I know ex (vi, the original one, not vim crap), emacs and ed.
My favorite is ed, but it takes too long to do simple operations, so sam is actually better, but it's not as available as others.

This is so obviously correct that I can only assume people who don't do this are ricers concerned with "bloat" on their 8gb ram laptops that only run a twm and firefox.

Spacemacs is nice for adapting evil-mode to many other plugins, but if you don't want a modal editor, the benefits are not as significant over a lightly configured vanilla emacs.

You're giving it too much credit. A full blown IDE starts about as fast.

I tried to move to spacemacs from vim but it's too much of an effort, even for my pitifully small editor config.
It feels like ricing some tiling WM. I don't want to fucking rice or read 20 pages of documentation, I don't have time for that shit. Sorry.
In short, I want to be spoonfed. If the docs don't spoonfeed me compared to what I know my eyes glaze over.

In short, I really don't want to learn the RSI inducing chords of emacs, and the docs don't spoonfeed me, so my vimrc will stay where it is.

I'd consider them the same. But I do use spacemacs because of the keybinds and ease of layers.

I doubt you actually tried it.

I installed spacemacs, spent ~1 hour on it attempting to port my configuration reading some docs.
Then I realized I have actual work to do.

Feel free to post some spoonfeeding or good configurations on top of spacemacs, diffable from the default.
My big problem is that there's no "crash course." If I want to go back to the docs later, that's fine. But guess what, I don't want to spend an afternoon reading the docs when I have shit I'd rather be editing rather than elisp.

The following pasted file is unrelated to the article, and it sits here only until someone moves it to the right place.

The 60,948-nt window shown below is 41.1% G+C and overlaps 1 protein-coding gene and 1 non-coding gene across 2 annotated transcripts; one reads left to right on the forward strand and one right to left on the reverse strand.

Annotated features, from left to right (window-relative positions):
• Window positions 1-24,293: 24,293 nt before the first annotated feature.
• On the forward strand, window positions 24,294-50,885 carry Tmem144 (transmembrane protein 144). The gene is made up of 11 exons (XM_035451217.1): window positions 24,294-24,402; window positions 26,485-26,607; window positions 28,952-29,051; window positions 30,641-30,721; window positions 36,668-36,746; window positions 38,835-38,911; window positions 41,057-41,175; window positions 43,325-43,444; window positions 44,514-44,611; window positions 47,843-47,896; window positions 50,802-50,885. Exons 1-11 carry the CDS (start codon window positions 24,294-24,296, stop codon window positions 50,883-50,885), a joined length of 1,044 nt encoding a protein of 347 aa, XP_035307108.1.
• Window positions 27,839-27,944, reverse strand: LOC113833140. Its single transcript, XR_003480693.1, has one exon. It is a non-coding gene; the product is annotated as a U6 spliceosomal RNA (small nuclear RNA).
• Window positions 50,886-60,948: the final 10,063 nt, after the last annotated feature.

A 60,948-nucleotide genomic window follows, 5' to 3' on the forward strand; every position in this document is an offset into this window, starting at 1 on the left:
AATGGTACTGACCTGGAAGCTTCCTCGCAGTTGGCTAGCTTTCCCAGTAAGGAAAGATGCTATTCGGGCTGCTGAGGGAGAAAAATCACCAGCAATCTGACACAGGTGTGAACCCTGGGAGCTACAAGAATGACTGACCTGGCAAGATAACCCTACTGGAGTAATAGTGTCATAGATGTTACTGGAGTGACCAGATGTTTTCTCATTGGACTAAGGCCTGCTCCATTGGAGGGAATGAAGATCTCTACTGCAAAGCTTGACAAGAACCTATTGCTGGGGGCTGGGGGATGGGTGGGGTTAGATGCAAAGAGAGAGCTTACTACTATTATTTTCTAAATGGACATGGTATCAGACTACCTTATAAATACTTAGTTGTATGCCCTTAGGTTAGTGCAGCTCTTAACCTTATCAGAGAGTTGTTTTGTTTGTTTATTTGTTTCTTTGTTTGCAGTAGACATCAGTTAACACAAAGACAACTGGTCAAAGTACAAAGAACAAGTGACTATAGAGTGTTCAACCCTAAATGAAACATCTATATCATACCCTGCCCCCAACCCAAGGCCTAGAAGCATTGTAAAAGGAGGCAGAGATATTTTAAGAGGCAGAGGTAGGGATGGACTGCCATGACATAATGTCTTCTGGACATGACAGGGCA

Why would I run a different editor for small edits when emacsclient makes Emacs/Spacemacs start just as fast?

I personally use KATE. It's got all the features I need (for now), and I've gotten used to using it. The integrated Konsole KPart is nice.

Spacemacs IS a good configuration of emacs.
What kind of "crash course" do you expect? A picture of an elephant saying "press Space"?

The point of an editor is that it shows you as much code as possible, IDEs have all these shitty other things obscuring your view and taking up screen real estate.

I appreciate that you can shitpost, but I require more than just vim modal editing bindings for my editor. I'm guessing that there isn't such a crash course, and I'd have to spend quite a bit of time reading the docs, learning the quirks of evil mode, finding the settings/flags that corrsepond to what I have set in vim, and finding snippets of eslisp that correspond to various vim plugins. As I thought.

i use a pretty unknown editor that just werk so i can get work done instead of wasting time shitposting here about which editor is the best

Space for spacemacs. H for help. Space for spacemacs-help. HOLY FUCK what is wrong with you.

What's it called? I'm looking for a new editor.